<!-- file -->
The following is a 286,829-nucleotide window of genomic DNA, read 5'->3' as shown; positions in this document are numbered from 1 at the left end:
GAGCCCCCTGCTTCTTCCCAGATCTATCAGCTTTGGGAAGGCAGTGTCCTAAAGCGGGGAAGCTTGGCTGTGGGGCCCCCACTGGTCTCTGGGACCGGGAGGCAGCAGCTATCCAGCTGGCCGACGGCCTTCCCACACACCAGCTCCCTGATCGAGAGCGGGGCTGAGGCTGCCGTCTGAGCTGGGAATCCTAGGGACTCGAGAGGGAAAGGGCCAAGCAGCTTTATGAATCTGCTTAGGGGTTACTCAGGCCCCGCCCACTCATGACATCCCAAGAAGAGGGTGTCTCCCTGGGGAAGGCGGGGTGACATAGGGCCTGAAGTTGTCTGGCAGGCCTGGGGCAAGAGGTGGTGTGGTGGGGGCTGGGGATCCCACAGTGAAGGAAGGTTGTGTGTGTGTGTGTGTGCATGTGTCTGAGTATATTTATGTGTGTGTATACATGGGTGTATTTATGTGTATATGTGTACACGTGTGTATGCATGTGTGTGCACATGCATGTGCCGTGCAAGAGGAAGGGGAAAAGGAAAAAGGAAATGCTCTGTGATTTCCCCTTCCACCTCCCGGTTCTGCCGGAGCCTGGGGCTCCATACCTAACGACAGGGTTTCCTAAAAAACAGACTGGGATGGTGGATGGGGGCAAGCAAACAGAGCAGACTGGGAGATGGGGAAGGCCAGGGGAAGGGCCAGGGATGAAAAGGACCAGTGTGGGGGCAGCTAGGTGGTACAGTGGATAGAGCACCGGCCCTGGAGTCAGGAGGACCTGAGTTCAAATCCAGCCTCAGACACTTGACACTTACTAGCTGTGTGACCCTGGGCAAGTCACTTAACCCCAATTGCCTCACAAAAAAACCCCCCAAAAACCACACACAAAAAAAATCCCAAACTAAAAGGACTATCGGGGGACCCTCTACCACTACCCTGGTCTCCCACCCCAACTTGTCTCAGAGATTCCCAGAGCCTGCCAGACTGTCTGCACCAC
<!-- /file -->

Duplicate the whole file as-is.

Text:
The following is a 286,829-nucleotide window of genomic DNA, read 5'->3' as shown; positions in this document are numbered from 1 at the left end:
GAGCCCCCTGCTTCTTCCCAGATCTATCAGCTTTGGGAAGGCAGTGTCCTAAAGCGGGGAAGCTTGGCTGTGGGGCCCCCACTGGTCTCTGGGACCGGGAGGCAGCAGCTATCCAGCTGGCCGACGGCCTTCCCACACACCAGCTCCCTGATCGAGAGCGGGGCTGAGGCTGCCGTCTGAGCTGGGAATCCTAGGGACTCGAGAGGGAAAGGGCCAAGCAGCTTTATGAATCTGCTTAGGGGTTACTCAGGCCCCGCCCACTCATGACATCCCAAGAAGAGGGTGTCTCCCTGGGGAAGGCGGGGTGACATAGGGCCTGAAGTTGTCTGGCAGGCCTGGGGCAAGAGGTGGTGTGGTGGGGGCTGGGGATCCCACAGTGAAGGAAGGTTGTGTGTGTGTGTGTGTGCATGTGTCTGAGTATATTTATGTGTGTGTATACATGGGTGTATTTATGTGTATATGTGTACACGTGTGTATGCATGTGTGTGCACATGCATGTGCCGTGCAAGAGGAAGGGGAAAAGGAAAAAGGAAATGCTCTGTGATTTCCCCTTCCACCTCCCGGTTCTGCCGGAGCCTGGGGCTCCATACCTAACGACAGGGTTTCCTAAAAAACAGACTGGGATGGTGGATGGGGGCAAGCAAACAGAGCAGACTGGGAGATGGGGAAGGCCAGGGGAAGGGCCAGGGATGAAAAGGACCAGTGTGGGGGCAGCTAGGTGGTACAGTGGATAGAGCACCGGCCCTGGAGTCAGGAGGACCTGAGTTCAAATCCAGCCTCAGACACTTGACACTTACTAGCTGTGTGACCCTGGGCAAGTCACTTAACCCCAATTGCCTCACAAAAAAACCCCCCAAAAACCACACACAAAAAAAATCCCAAACTAAAAGGACTATCGGGGGACCCTCTACCACTACCCTGGTCTCCCACCCCAACTTGTCTCAGAGATTCCCAGAGCCTGCCAGACTGTCTGCACCAC